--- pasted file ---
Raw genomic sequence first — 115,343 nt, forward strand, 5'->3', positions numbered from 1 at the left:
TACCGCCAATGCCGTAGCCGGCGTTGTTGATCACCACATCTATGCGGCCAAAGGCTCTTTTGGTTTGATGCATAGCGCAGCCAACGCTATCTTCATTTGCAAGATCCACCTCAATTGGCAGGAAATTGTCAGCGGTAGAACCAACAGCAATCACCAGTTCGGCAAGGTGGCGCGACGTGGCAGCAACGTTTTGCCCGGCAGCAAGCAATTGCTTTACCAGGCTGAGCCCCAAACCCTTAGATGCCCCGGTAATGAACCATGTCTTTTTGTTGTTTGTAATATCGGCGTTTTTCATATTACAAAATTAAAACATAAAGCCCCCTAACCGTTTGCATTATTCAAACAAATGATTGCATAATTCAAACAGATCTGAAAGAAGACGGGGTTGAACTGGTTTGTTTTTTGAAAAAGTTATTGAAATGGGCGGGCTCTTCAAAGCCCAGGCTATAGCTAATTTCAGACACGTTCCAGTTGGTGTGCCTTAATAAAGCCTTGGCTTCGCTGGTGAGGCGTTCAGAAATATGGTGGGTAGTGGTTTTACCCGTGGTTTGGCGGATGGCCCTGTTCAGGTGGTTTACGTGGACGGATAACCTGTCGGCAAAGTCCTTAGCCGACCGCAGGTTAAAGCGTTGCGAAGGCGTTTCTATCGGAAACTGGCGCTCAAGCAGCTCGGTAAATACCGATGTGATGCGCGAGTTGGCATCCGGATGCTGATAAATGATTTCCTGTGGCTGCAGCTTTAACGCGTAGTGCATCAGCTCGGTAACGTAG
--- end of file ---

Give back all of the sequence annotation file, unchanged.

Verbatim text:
Raw genomic sequence first — 115,343 nt, forward strand, 5'->3', positions numbered from 1 at the left:
TACCGCCAATGCCGTAGCCGGCGTTGTTGATCACCACATCTATGCGGCCAAAGGCTCTTTTGGTTTGATGCATAGCGCAGCCAACGCTATCTTCATTTGCAAGATCCACCTCAATTGGCAGGAAATTGTCAGCGGTAGAACCAACAGCAATCACCAGTTCGGCAAGGTGGCGCGACGTGGCAGCAACGTTTTGCCCGGCAGCAAGCAATTGCTTTACCAGGCTGAGCCCCAAACCCTTAGATGCCCCGGTAATGAACCATGTCTTTTTGTTGTTTGTAATATCGGCGTTTTTCATATTACAAAATTAAAACATAAAGCCCCCTAACCGTTTGCATTATTCAAACAAATGATTGCATAATTCAAACAGATCTGAAAGAAGACGGGGTTGAACTGGTTTGTTTTTTGAAAAAGTTATTGAAATGGGCGGGCTCTTCAAAGCCCAGGCTATAGCTAATTTCAGACACGTTCCAGTTGGTGTGCCTTAATAAAGCCTTGGCTTCGCTGGTGAGGCGTTCAGAAATATGGTGGGTAGTGGTTTTACCCGTGGTTTGGCGGATGGCCCTGTTCAGGTGGTTTACGTGGACGGATAACCTGTCGGCAAAGTCCTTAGCCGACCGCAGGTTAAAGCGTTGCGAAGGCGTTTCTATCGGAAACTGGCGCTCAAGCAGCTCGGTAAATACCGATGTGATGCGCGAGTTGGCATCCGGATGCTGATAAATGATTTCCTGTGGCTGCAGCTTTAACGCGTAGTGCATCAGCTCGGTAACGTAG